Recently The New York Times reported on the brouhaha over the discovery of the AACS encryption key code with the following comment:

"An online uproar came in response to a series of cease-and-desist letters from lawyers for a group of companies that use the copy protection system, demanding that the code be removed from several Web sites.

Rather than wiping out the code — a string of 32 digits and letters in a specialized counting system — the legal notices sparked its proliferation on Web sites, in chat rooms, inside cleverly doctored digital photographs and on user-submitted news sites. ..."

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Now, can someone explain to me exactly why The Times uses the phrase "specialized counting system"?

The code was in hexadecimal, so why not just say "hexadecimal"? Are readers idiots?

Will they be stunned by the term and throw out the paper? "I can't read this anymore. It's too complicated!!"

To worsen matters, by not using the specific term hexadecimal, the article invites befuddlement for many.

Was it hex or octal? Could it be Klingon? What are they talking about?

Even if someone doesn't know the term "hexadecimal," there's always a dictionary. After all, the article appeared in a section of the paper called "Technology," so it's safe to assume its readers have half a brain.

Then again, sometimes you wonder exactly what newspaper editors today think of their audience. My sense is that they see them as morons.

This dumbing-down for a public perceived to be in the Dark Ages is nothing new. I just thought it would have faded after over 30 years of personal-computing evolution.

Most people have computers and know that the computer has memory and a hard disk, though most do not know how these devices actually work.

Ever since the personal computer revolution began in 1975, American newspapers and, to a lesser degree, magazines have been reluctant to embrace computer technology and its terminology.

Anyone who has worked at a newspaper knows that many old-time newsmen continued to use typewriters and eschew e-mail and computers altogether. I'm certain that these people are still working today.

I often wonder whether this head-in-the-sand attitude about computers and technology is the reason newspapers are in decline. The world is passing them by.

If their goal is to keep the populace dumbed down, then they are doing right by treating the readers like idiots.

Having written for many newspapers — The Times included — I cannot tell you how often editors have balked at using the term "hard disk". Forget about terms like "gate array." And only recently has "RAM been" accepted.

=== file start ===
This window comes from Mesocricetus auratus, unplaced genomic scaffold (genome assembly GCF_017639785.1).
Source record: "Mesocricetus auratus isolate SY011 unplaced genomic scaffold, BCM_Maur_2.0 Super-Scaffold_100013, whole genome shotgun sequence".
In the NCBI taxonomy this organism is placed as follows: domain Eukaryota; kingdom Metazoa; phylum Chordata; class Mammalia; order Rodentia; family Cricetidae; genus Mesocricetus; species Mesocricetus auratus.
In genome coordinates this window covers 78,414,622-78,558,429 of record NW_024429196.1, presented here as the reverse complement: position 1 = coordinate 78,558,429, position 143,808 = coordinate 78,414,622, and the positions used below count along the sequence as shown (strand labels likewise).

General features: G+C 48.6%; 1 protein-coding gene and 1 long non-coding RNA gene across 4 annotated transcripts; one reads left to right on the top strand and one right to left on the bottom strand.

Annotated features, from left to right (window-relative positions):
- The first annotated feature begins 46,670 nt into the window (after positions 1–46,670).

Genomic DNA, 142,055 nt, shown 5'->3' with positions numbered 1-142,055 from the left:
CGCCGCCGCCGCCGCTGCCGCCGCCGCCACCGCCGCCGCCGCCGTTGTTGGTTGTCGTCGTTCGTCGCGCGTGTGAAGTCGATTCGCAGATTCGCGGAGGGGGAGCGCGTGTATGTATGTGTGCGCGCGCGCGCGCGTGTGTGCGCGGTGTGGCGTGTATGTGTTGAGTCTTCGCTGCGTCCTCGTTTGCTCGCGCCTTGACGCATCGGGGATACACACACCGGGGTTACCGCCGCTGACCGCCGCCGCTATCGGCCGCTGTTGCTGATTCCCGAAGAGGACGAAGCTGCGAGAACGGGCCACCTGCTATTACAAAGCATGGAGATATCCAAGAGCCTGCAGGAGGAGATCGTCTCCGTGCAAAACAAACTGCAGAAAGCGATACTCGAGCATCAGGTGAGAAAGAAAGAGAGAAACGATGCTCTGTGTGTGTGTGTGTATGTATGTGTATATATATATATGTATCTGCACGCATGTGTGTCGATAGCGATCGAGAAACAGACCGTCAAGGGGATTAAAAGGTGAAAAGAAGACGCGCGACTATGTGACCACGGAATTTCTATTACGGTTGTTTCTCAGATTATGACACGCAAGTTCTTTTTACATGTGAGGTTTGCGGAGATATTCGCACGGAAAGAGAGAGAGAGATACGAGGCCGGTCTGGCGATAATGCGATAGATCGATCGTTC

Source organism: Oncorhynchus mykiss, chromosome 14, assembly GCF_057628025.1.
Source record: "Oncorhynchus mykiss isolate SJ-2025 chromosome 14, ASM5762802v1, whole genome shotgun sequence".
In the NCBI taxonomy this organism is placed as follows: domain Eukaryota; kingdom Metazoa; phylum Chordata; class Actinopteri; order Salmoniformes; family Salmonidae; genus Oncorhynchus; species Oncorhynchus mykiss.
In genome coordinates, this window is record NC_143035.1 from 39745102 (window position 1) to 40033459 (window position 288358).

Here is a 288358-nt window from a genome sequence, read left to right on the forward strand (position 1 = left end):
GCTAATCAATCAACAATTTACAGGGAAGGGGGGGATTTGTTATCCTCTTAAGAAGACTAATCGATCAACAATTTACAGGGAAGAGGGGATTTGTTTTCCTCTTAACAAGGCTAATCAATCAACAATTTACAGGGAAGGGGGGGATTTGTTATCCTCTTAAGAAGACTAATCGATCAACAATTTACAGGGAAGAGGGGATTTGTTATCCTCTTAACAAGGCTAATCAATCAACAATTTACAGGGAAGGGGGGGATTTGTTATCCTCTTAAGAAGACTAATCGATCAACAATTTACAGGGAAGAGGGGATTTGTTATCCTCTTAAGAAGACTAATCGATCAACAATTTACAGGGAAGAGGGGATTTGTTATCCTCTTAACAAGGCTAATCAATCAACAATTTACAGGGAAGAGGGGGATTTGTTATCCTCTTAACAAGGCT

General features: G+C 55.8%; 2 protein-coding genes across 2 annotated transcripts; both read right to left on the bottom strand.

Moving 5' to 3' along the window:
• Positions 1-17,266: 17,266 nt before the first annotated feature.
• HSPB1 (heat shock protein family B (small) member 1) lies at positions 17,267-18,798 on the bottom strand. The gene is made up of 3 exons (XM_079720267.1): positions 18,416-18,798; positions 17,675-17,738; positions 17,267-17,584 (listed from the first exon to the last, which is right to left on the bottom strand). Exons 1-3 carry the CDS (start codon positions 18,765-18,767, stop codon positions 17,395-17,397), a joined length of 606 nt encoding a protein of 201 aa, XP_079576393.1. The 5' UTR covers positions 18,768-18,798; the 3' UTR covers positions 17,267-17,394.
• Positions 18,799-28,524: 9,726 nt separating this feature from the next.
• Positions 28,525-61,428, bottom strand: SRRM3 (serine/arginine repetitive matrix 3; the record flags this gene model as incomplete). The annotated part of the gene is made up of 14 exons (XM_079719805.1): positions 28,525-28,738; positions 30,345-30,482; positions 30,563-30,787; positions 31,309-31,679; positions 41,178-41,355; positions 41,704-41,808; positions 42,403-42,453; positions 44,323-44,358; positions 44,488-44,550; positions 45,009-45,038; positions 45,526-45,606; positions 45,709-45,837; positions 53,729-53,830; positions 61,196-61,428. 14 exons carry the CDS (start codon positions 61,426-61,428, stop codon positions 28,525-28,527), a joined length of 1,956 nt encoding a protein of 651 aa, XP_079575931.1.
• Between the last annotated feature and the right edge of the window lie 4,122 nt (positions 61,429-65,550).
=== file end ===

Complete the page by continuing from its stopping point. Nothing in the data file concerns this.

Memo to editors: If computer terminology does not become part of the public discourse, then people will remain dummies.

If average readers keep seeing a term or acronym such as "DRAM" each time they read about computers, then they will eventually make some effort to figure out what it means.

As a technology writer, I read all sorts of tech journals and run into lots of new terms that I need to look up.

Apparently, that grates on some newspaper editors, many of whom hate computers anyway. Apparently, it's asking too much to expect a reader to use a dictionary.

So "hexadecimal" (a precise, 11-letter word) is replaced with "specialized counting system" (a vague, 25-letter, 3-word phrase).

I just wonder when exactly The Times stopped calling automobiles "horseless carriages." And when did it stop using "velocipede" for bicycle?

The Times story reflects a much larger issue: Exactly how much jargon should be incorporated into the general lexicon? We're not in 1850 anymore.

People quickly adopted new words such as "motel" and "laundromat." And although people now use "Google" as a verb, I can assure you that most newspaper editors would never allow it.

Granted, there's a modicum of rationale for that, but there's no rationale for eschewing hexadecimal in favor of "specialized counting system."

I don't think that typical newspapers should read like EE Times or PC Magazine, but it would be nice if they joined the 21st century. After all, we're already seven years in, and time's a-wasting.

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